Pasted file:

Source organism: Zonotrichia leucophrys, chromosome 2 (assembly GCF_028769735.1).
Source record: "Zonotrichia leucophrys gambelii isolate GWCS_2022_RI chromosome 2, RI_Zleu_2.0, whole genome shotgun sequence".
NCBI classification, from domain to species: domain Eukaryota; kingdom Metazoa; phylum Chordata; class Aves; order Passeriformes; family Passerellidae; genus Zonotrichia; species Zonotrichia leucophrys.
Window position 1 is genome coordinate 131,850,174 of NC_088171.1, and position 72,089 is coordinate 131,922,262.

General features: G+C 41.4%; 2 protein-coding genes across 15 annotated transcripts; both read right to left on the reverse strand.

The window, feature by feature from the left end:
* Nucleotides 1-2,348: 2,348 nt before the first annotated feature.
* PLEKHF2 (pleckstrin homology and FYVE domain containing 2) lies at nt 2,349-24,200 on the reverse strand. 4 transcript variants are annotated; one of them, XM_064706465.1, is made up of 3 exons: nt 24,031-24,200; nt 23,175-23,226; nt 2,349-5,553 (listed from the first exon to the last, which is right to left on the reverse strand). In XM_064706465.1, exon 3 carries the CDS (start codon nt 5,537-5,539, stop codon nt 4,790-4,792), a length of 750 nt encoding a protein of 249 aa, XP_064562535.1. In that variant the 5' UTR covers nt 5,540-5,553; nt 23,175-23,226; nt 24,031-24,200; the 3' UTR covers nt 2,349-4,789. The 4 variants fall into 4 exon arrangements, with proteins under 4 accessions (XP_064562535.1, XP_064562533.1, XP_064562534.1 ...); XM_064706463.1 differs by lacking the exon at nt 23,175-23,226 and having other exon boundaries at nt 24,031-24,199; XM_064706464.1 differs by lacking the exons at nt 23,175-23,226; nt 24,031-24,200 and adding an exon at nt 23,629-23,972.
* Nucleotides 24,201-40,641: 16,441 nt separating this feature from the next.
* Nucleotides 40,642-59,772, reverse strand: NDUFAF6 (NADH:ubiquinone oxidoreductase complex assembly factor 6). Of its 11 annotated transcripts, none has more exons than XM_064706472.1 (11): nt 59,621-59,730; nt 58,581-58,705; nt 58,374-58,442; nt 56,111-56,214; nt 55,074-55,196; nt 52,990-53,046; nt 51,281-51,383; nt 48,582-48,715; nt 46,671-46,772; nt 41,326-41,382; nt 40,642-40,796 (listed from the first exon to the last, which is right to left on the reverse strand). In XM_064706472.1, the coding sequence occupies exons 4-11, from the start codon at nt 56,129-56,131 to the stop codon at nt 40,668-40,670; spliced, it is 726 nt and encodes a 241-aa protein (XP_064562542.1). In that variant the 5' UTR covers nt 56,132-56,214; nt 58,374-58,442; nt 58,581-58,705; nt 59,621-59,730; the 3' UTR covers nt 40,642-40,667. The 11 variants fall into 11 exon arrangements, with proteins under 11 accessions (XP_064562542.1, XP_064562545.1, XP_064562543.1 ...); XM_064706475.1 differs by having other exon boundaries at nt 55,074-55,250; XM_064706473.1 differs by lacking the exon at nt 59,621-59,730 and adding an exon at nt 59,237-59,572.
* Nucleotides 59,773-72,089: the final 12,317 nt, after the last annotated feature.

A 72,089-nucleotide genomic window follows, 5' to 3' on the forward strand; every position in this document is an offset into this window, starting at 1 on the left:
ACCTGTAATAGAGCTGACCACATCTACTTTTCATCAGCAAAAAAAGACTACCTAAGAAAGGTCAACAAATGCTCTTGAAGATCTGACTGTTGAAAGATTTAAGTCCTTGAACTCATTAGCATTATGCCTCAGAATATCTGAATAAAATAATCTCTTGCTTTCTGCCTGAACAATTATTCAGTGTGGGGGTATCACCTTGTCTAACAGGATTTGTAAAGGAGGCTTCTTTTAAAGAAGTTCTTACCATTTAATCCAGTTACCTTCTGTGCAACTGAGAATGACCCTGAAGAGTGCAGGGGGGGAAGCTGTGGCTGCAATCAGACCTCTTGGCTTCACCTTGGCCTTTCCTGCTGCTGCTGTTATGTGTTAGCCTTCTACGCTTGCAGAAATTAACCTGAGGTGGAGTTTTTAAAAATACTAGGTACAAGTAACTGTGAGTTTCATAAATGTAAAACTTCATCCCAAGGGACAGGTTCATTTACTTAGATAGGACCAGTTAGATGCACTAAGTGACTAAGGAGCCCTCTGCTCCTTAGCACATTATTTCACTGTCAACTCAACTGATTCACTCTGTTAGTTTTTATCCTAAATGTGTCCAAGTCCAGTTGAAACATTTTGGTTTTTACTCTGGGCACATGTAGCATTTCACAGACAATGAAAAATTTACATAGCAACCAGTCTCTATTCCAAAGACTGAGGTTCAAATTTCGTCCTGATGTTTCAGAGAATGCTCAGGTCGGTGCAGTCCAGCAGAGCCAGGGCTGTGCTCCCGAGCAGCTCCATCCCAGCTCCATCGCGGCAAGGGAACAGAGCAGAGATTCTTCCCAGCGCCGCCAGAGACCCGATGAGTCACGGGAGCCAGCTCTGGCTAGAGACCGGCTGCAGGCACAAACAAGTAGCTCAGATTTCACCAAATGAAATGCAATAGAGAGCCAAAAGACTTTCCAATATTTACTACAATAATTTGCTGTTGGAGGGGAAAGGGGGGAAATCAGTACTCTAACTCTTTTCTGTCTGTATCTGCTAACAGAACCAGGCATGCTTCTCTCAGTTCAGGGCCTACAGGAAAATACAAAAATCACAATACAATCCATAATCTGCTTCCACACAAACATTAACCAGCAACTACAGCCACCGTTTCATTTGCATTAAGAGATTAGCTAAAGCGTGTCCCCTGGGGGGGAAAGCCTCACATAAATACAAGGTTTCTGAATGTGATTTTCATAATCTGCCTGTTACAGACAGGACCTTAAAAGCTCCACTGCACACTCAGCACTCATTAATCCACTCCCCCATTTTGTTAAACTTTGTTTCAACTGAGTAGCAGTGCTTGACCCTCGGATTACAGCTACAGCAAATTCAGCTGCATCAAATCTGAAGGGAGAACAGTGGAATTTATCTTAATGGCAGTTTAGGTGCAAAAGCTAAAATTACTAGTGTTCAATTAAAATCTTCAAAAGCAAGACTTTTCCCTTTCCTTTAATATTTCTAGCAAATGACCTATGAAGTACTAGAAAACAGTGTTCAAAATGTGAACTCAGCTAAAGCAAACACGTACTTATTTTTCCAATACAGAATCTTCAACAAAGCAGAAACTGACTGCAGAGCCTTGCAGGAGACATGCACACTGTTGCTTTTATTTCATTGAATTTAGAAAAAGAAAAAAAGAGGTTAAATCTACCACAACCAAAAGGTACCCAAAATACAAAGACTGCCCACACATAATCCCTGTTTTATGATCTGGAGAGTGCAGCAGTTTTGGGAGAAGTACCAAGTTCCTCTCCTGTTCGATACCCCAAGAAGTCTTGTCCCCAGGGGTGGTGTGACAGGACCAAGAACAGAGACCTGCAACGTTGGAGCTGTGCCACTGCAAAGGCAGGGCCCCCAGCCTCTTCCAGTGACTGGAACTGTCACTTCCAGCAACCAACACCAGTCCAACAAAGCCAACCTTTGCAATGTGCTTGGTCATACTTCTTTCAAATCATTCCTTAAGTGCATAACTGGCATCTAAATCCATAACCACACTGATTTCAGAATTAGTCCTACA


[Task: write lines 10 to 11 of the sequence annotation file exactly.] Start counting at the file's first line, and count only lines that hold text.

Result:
* Nucleotides 40,642-59,772, reverse strand: NDUFAF6 (NADH:ubiquinone oxidoreductase complex assembly factor 6). Of its 11 annotated transcripts, none has more exons than XM_064706472.1 (11): nt 59,621-59,730; nt 58,581-58,705; nt 58,374-58,442; nt 56,111-56,214; nt 55,074-55,196; nt 52,990-53,046; nt 51,281-51,383; nt 48,582-48,715; nt 46,671-46,772; nt 41,326-41,382; nt 40,642-40,796 (listed from the first exon to the last, which is right to left on the reverse strand). In XM_064706472.1, the coding sequence occupies exons 4-11, from the start codon at nt 56,129-56,131 to the stop codon at nt 40,668-40,670; spliced, it is 726 nt and encodes a 241-aa protein (XP_064562542.1). In that variant the 5' UTR covers nt 56,132-56,214; nt 58,374-58,442; nt 58,581-58,705; nt 59,621-59,730; the 3' UTR covers nt 40,642-40,667. The 11 variants fall into 11 exon arrangements, with proteins under 11 accessions (XP_064562542.1, XP_064562545.1, XP_064562543.1 ...); XM_064706475.1 differs by having other exon boundaries at nt 55,074-55,250; XM_064706473.1 differs by lacking the exon at nt 59,621-59,730 and adding an exon at nt 59,237-59,572.
* Nucleotides 59,773-72,089: the final 12,317 nt, after the last annotated feature.